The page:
Many of the critics of the "Mirroring Evil" show at the Jewish Museum express almost a sense of betrayal, asking why it is a Jewish institution that is putting on such a show? Reesa Greenberg, a Canadian art historian and museum consultant who con- tributed an essay on this issue to the show`s catalog, which has been available since De- cember, argues that a Jewish institution is the best place. “Visitors may feel deeply threatened, outraged or betrayed, but it is safer to explore the implications ofthe con- tinuing fascination with the Nazi era within the confines of a Jewish museum than outside it," she writes in the catalog.

The Jewish Museum. of course. is not the first arts institution to face the wrath of an indignant public. Beyond the controversy over “Sensation," the provocative 1999 Brooklyn Museum of Art exhibit whose elephant dung-covered image of the Virgin Mary triggered loud protests, the last decade has seen a growing number of instances in which an aggrieved group has sought to either stop or change what they saw as an offensive exhibit. The Smithsonian and the Library of Congress, for example, have both had to cancel or restructure exhibits under fire, on subjects ranging from the dropping of the atomic bomb on Hiroshima to slave life on Southem plantations.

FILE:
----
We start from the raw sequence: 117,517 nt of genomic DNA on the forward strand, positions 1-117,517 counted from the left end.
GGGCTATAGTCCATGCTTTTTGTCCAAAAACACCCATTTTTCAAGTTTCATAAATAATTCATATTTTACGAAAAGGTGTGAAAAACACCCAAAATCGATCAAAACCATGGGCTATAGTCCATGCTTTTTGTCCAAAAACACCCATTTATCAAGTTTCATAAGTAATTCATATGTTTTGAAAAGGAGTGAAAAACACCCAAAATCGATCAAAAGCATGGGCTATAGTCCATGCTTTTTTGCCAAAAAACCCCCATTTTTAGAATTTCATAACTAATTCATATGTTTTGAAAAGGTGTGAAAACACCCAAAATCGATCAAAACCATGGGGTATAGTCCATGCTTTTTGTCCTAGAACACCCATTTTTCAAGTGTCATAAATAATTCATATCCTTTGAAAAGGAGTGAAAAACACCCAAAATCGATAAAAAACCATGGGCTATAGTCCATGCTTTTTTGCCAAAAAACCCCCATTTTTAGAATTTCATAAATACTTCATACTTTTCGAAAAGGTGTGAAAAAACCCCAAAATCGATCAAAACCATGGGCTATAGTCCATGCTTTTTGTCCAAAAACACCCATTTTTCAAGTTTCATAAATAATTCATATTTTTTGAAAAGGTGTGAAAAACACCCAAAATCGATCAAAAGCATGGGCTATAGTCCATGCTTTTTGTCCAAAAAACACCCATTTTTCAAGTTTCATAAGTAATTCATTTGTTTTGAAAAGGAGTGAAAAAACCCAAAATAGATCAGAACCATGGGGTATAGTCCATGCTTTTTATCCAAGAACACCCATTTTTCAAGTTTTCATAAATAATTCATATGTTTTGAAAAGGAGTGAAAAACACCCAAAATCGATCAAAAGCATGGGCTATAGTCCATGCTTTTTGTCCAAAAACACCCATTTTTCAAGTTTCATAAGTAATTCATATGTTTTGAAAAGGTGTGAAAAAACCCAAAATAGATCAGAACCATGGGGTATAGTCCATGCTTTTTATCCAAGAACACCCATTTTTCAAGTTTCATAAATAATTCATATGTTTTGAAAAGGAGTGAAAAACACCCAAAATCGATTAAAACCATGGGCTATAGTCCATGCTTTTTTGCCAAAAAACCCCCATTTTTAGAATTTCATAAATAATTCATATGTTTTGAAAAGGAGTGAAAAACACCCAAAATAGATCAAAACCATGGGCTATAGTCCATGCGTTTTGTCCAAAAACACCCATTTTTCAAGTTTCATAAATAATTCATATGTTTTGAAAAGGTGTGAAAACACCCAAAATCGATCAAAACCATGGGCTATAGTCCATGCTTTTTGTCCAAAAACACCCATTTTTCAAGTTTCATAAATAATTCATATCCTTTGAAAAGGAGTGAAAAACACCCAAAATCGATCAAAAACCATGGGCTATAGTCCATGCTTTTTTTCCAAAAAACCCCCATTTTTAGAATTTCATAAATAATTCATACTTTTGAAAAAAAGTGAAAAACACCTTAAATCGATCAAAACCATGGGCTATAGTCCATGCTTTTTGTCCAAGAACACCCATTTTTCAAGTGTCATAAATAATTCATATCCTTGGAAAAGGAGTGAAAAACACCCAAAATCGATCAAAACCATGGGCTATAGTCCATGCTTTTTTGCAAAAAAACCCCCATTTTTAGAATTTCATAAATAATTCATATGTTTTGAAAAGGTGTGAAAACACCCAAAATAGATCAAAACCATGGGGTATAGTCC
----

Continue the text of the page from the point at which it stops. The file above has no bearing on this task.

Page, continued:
°l think one of the reasons museums got so hot is that there is a sense of public ownership and people believe that once something goes up on a museum wall, it’s the truth. lt's hard to rebut a museum wall," says sociologist Steven Dubin, author of "Displays of Power: Controversy in the American Museum from the Enola Gay to Sensation."

But does the public really own the museums? And particularly in the case of the Jewish Museum. what kind of a stake do members of the Jewish community hold in an institution whose mission is to docu- ment and reflect their group°s experience? ln the case of its upcoming exhibit, the mu- seum says it had the show vetted by a di- verse committee of historians. museum professionals, survivors and children of survivors. But the public’s involvement can only go so far, says Richard Siegel. "Museums are ultimately about curatorship, and that requires an eye, a sen- sitivity, a taste, and also independence."

The question critics of the Jewish Museum show are asking is: Did the curators` eye fail them, and did their independence lead to a lapse in sensitivity and taste? Supporters of the show, meanwhile, say that the only way to truly judge that is after seeing the show itself. “lf you described 'The Producers' over the phone to someone, they would be horrified," says Robin Cembalest, the executive editor of ARTnews and the daughter of a Holocaust survivor. “Context is very important. "